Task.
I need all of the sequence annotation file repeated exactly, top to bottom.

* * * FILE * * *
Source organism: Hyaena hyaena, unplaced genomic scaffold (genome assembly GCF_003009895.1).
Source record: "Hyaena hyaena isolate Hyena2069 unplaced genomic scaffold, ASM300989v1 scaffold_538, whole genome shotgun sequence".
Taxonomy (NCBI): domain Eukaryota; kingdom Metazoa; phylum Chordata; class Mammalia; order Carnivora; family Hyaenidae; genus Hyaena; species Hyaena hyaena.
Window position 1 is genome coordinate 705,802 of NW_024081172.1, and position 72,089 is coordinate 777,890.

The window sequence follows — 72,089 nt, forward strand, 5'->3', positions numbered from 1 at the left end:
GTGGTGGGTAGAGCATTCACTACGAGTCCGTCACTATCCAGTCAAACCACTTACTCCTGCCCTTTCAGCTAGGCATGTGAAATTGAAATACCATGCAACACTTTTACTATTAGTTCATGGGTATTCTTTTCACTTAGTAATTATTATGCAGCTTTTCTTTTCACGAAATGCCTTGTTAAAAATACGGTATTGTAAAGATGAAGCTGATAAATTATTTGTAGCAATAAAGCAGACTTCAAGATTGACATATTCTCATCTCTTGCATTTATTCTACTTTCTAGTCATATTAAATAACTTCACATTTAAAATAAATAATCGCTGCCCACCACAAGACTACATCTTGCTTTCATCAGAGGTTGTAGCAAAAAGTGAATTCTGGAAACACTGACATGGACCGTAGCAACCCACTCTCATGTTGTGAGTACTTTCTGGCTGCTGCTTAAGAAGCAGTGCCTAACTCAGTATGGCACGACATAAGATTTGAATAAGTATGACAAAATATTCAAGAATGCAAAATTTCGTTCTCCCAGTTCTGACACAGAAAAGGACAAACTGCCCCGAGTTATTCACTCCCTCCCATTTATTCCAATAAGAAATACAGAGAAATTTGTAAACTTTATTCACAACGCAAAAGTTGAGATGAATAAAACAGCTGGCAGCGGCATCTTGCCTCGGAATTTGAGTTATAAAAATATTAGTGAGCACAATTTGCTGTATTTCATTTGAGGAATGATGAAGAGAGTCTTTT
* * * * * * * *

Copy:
Source organism: Hyaena hyaena, unplaced genomic scaffold (genome assembly GCF_003009895.1).
Source record: "Hyaena hyaena isolate Hyena2069 unplaced genomic scaffold, ASM300989v1 scaffold_538, whole genome shotgun sequence".
Taxonomy (NCBI): domain Eukaryota; kingdom Metazoa; phylum Chordata; class Mammalia; order Carnivora; family Hyaenidae; genus Hyaena; species Hyaena hyaena.
Window position 1 is genome coordinate 705,802 of NW_024081172.1, and position 72,089 is coordinate 777,890.

The window sequence follows — 72,089 nt, forward strand, 5'->3', positions numbered from 1 at the left end:
GTGGTGGGTAGAGCATTCACTACGAGTCCGTCACTATCCAGTCAAACCACTTACTCCTGCCCTTTCAGCTAGGCATGTGAAATTGAAATACCATGCAACACTTTTACTATTAGTTCATGGGTATTCTTTTCACTTAGTAATTATTATGCAGCTTTTCTTTTCACGAAATGCCTTGTTAAAAATACGGTATTGTAAAGATGAAGCTGATAAATTATTTGTAGCAATAAAGCAGACTTCAAGATTGACATATTCTCATCTCTTGCATTTATTCTACTTTCTAGTCATATTAAATAACTTCACATTTAAAATAAATAATCGCTGCCCACCACAAGACTACATCTTGCTTTCATCAGAGGTTGTAGCAAAAAGTGAATTCTGGAAACACTGACATGGACCGTAGCAACCCACTCTCATGTTGTGAGTACTTTCTGGCTGCTGCTTAAGAAGCAGTGCCTAACTCAGTATGGCACGACATAAGATTTGAATAAGTATGACAAAATATTCAAGAATGCAAAATTTCGTTCTCCCAGTTCTGACACAGAAAAGGACAAACTGCCCCGAGTTATTCACTCCCTCCCATTTATTCCAATAAGAAATACAGAGAAATTTGTAAACTTTATTCACAACGCAAAAGTTGAGATGAATAAAACAGCTGGCAGCGGCATCTTGCCTCGGAATTTGAGTTATAAAAATATTAGTGAGCACAATTTGCTGTATTTCATTTGAGGAATGATGAAGAGAGTCTTTT